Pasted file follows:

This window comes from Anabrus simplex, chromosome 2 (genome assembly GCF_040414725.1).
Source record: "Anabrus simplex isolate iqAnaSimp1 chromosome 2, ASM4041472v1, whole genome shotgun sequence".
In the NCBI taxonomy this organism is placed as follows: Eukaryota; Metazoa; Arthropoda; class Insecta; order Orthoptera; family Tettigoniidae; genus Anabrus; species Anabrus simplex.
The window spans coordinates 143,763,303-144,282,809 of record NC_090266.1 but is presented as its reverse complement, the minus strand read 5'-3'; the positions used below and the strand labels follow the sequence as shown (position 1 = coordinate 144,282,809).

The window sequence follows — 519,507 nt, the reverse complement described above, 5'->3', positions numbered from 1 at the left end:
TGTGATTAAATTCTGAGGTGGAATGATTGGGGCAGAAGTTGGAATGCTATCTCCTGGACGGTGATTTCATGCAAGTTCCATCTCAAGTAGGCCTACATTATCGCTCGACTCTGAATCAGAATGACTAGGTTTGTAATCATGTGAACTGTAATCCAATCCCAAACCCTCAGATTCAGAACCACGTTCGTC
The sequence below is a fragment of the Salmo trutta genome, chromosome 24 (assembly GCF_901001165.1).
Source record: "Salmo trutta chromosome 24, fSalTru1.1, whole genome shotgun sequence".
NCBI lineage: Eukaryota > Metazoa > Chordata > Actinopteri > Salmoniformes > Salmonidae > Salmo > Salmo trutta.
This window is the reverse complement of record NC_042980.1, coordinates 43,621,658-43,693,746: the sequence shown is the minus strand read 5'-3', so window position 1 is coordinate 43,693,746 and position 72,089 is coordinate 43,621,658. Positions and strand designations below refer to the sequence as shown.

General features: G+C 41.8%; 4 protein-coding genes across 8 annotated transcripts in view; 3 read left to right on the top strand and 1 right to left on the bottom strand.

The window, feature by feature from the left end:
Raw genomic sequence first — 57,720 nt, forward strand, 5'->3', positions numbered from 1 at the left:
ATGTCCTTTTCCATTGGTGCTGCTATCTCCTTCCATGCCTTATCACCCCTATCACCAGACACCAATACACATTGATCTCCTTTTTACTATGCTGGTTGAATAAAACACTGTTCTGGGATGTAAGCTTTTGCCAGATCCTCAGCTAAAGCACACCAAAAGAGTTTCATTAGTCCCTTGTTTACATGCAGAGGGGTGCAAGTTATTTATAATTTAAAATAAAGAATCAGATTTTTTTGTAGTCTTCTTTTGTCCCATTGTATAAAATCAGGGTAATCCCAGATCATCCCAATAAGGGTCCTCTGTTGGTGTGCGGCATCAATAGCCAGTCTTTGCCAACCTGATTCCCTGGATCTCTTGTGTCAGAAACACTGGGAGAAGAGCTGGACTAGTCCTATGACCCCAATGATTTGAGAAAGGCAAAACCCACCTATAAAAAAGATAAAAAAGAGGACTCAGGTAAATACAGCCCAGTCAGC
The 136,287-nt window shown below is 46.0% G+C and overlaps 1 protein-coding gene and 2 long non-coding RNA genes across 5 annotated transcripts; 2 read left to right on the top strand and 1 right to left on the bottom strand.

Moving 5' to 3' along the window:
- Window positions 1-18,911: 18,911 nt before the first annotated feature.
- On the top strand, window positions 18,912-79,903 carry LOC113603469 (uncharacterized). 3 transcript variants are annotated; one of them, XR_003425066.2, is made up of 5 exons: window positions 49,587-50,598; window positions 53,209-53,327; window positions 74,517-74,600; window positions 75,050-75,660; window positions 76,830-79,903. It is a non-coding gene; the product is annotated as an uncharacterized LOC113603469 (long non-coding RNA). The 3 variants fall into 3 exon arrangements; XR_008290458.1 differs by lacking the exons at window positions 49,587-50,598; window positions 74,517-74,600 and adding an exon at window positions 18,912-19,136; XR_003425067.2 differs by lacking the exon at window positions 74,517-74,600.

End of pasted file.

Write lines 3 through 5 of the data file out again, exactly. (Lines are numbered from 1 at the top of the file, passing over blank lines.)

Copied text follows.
In the NCBI taxonomy this organism is placed as follows: Eukaryota; Metazoa; Arthropoda; class Insecta; order Orthoptera; family Tettigoniidae; genus Anabrus; species Anabrus simplex.
The window spans coordinates 143,763,303-144,282,809 of record NC_090266.1 but is presented as its reverse complement, the minus strand read 5'-3'; the positions used below and the strand labels follow the sequence as shown (position 1 = coordinate 144,282,809).

The window sequence follows — 519,507 nt, the reverse complement described above, 5'->3', positions numbered from 1 at the left end: